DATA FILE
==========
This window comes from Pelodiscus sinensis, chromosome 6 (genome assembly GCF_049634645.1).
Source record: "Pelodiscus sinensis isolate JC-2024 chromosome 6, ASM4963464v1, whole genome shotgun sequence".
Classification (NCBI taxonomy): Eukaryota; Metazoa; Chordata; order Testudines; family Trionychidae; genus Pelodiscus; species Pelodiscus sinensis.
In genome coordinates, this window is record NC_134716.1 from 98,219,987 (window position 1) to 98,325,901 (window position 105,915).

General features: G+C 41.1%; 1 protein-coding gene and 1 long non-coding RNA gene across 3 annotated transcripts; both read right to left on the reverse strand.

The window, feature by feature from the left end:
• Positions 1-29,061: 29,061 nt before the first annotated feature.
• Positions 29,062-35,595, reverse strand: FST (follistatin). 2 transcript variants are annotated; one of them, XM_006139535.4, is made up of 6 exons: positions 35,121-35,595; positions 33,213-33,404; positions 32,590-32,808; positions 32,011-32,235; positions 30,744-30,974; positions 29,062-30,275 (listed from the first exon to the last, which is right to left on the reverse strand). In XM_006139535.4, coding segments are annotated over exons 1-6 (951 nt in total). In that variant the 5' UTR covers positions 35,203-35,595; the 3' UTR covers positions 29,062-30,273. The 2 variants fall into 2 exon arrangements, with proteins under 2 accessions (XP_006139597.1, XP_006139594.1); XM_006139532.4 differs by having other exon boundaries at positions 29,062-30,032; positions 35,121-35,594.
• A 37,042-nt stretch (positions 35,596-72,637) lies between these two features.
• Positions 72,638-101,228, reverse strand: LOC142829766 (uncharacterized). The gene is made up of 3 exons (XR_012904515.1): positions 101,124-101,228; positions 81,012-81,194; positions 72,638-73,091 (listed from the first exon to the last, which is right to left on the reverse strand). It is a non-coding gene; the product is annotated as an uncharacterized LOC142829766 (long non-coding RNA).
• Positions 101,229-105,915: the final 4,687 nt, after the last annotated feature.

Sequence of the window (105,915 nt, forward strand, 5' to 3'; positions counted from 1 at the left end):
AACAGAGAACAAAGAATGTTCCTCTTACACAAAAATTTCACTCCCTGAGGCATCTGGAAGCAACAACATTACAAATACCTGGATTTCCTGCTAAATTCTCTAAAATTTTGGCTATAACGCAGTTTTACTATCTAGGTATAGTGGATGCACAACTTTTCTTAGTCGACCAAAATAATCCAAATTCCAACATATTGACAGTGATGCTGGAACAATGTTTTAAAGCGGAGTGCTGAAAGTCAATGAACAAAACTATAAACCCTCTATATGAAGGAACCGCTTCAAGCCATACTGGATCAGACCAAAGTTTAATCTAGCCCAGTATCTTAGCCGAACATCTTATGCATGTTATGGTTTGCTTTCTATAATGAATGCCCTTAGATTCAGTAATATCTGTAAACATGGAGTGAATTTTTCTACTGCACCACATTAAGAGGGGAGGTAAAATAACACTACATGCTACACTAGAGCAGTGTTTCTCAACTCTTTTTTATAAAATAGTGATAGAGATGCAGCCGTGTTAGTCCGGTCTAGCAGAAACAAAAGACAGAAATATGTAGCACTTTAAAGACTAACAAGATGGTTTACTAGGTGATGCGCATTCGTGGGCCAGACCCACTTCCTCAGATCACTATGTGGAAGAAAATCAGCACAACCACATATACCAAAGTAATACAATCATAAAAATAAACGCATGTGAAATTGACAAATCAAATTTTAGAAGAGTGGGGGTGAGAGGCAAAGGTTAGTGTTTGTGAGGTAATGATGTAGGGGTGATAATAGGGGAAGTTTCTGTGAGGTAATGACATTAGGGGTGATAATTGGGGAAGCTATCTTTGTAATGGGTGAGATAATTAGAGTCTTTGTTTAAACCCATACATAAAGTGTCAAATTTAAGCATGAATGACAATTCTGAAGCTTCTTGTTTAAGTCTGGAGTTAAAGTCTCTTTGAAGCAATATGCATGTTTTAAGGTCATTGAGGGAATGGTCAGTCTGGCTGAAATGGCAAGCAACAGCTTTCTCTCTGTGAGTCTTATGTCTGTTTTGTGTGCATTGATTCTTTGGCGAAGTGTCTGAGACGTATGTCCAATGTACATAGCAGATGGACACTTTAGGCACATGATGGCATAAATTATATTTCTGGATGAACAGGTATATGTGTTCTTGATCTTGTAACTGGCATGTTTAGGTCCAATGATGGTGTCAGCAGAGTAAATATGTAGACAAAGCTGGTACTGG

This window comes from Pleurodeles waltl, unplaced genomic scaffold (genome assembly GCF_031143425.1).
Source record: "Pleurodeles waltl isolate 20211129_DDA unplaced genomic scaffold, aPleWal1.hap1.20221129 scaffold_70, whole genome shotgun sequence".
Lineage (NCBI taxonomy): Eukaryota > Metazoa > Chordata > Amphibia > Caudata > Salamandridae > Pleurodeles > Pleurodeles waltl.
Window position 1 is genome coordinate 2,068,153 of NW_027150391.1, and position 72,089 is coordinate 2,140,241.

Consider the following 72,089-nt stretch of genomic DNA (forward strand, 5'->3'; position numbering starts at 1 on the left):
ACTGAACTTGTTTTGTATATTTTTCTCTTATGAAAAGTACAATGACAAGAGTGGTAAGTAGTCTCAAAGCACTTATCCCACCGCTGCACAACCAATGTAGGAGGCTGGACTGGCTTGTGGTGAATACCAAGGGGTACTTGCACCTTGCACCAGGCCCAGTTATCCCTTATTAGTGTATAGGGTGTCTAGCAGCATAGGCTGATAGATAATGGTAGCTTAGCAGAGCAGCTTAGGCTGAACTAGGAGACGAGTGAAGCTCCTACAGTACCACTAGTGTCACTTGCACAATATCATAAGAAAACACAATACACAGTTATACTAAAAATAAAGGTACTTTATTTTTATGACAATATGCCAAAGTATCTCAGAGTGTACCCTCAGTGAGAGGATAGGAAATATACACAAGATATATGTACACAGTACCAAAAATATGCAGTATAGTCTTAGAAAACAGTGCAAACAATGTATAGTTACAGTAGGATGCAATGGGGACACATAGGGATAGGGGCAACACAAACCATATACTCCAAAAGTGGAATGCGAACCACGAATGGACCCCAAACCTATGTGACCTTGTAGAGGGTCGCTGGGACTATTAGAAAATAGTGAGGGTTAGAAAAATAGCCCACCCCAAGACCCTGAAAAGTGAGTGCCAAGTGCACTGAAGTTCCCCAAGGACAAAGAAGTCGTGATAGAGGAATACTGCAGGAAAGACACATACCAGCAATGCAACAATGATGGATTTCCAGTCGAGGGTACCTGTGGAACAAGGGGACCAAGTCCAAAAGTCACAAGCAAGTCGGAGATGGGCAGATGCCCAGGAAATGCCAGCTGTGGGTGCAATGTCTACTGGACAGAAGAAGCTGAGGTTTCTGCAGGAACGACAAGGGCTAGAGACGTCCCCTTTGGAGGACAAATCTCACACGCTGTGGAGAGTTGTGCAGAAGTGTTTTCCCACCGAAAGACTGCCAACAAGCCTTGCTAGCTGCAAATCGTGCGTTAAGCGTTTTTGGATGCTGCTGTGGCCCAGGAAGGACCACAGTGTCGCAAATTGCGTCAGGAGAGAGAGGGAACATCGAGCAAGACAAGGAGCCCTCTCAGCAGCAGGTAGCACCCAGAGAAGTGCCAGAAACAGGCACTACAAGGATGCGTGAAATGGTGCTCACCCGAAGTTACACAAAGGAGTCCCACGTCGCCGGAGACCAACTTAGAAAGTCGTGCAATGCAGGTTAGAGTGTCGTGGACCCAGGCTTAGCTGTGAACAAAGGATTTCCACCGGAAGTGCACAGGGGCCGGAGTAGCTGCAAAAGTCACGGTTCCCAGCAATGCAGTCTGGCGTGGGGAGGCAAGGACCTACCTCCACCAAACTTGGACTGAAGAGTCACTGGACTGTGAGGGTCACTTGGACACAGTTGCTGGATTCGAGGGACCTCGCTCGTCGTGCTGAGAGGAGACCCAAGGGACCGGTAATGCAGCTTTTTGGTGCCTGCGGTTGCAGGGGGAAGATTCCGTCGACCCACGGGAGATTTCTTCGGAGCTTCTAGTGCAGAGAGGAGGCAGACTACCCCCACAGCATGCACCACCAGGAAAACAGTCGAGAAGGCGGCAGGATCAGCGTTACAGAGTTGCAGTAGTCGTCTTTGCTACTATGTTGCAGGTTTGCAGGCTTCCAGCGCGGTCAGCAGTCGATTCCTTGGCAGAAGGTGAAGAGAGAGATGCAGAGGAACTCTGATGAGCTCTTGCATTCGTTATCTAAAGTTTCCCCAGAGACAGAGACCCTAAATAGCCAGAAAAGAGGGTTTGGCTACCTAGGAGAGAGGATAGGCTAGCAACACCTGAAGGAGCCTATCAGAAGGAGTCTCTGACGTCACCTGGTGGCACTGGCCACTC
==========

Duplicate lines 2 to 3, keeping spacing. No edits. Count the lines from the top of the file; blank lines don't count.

Source record: "Pelodiscus sinensis isolate JC-2024 chromosome 6, ASM4963464v1, whole genome shotgun sequence".
Classification (NCBI taxonomy): Eukaryota; Metazoa; Chordata; order Testudines; family Trionychidae; genus Pelodiscus; species Pelodiscus sinensis.